Cutting spending to 2008 levels would make it obvious that there is no recovery, that there has been none; GDP would fall to its "natural" value and a lot of people would be out of work again--a lot more than are right now. They would be angry at the government and at the banks, and there would be blood on the sidewalks, lots of it...and most of it would come from rich bureaucrats and politicians, and the mobs wouldn't care about how those people voted.

But "extend and pretend" can't go on forever, either. It's simply impossible. Our government's fiscal system is nothing but a Ponzi scheme, and the one immutable fact is that--sooner or later--you run out of suckers to bilk. Either you need too many of them, or else they get wise to the con; regardless the flow of easy money stops and the entire thing collapses.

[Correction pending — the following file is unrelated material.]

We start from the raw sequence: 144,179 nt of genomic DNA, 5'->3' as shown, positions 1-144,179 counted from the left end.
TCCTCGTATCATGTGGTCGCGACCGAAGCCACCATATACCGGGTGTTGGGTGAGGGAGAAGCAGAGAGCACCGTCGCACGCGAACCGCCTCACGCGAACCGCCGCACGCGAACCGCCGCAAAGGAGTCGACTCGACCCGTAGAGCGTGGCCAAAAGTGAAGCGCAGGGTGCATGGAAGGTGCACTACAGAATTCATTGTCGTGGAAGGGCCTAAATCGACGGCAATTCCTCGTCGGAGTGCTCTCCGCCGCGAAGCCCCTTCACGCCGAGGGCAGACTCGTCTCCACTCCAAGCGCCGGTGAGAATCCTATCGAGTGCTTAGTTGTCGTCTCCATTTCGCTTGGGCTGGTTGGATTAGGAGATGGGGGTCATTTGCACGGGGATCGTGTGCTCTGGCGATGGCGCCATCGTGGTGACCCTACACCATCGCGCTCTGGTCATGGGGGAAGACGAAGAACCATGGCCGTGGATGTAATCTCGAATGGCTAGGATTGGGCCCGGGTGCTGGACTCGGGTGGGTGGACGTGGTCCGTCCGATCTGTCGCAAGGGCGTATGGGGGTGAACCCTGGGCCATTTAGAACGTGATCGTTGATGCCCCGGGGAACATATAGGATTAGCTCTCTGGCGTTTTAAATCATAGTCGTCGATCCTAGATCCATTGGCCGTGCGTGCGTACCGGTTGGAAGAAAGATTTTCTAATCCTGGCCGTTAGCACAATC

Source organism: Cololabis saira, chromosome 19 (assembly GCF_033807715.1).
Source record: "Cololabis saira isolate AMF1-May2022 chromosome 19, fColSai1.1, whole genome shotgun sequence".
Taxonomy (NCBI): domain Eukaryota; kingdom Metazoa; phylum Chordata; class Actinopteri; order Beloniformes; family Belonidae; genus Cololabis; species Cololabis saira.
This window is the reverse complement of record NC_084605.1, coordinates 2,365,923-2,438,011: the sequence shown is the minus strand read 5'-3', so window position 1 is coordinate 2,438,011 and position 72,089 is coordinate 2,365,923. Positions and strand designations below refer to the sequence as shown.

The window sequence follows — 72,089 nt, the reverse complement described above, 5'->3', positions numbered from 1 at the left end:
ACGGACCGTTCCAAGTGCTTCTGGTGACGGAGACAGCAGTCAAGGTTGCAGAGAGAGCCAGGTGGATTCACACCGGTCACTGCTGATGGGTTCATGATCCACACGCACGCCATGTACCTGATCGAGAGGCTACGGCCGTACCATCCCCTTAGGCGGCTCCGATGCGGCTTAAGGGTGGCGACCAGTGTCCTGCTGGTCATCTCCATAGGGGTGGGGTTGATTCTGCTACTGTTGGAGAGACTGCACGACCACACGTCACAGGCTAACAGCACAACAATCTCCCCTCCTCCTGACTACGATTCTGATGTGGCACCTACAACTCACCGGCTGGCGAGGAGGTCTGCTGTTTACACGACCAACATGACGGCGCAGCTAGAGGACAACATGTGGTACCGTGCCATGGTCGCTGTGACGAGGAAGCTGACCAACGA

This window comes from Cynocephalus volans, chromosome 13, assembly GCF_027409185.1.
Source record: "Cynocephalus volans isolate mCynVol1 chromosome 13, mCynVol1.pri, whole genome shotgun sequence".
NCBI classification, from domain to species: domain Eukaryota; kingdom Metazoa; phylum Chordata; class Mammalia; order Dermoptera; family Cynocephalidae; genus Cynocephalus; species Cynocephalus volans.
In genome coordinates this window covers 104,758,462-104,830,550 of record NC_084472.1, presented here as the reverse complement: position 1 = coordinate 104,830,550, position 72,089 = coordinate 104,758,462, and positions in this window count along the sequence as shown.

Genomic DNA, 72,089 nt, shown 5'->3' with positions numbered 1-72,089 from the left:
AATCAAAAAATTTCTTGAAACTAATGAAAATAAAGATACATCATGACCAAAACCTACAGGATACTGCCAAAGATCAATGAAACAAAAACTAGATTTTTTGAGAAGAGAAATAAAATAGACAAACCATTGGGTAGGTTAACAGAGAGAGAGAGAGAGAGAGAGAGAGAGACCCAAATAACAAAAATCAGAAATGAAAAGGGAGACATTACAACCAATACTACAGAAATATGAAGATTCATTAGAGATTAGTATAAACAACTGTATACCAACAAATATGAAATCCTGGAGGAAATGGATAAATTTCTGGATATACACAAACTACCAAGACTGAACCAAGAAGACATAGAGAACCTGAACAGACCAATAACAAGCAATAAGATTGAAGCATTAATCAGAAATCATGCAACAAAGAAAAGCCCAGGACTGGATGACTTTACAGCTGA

The whole thing with Wisconsin, Iowa, and Ohio--these are merely the ominous creaking noises that presage a collapse.

* * *

Speaking of gaming:

This post was linked by The Anchoress and it led me to do a search on "dark dungeons".

That led me here.

...

I have always been of two minds about Jack Chick. On the one hand, the message he attempts to get out is an important one. On the other--

Jesus Christ, get some freakin' perspective.

Whatever game Jack Chick is referring to in that story, it is not Dungeons and Dragons.

Chick tracts are always so damned over-the-top, they end up taking a positive message and turning it into caricature. And then there are the folks who take it seriously and think that D&D really is a satanic tool for recruiting kids into witchcraft and devil-worship, that you really do have to kill a real person to gain levels, and that Mazes and Monsters is a precautionary tale rather than a crappy movie whose mere mention makes Tom Hanks cry and hide under the bed.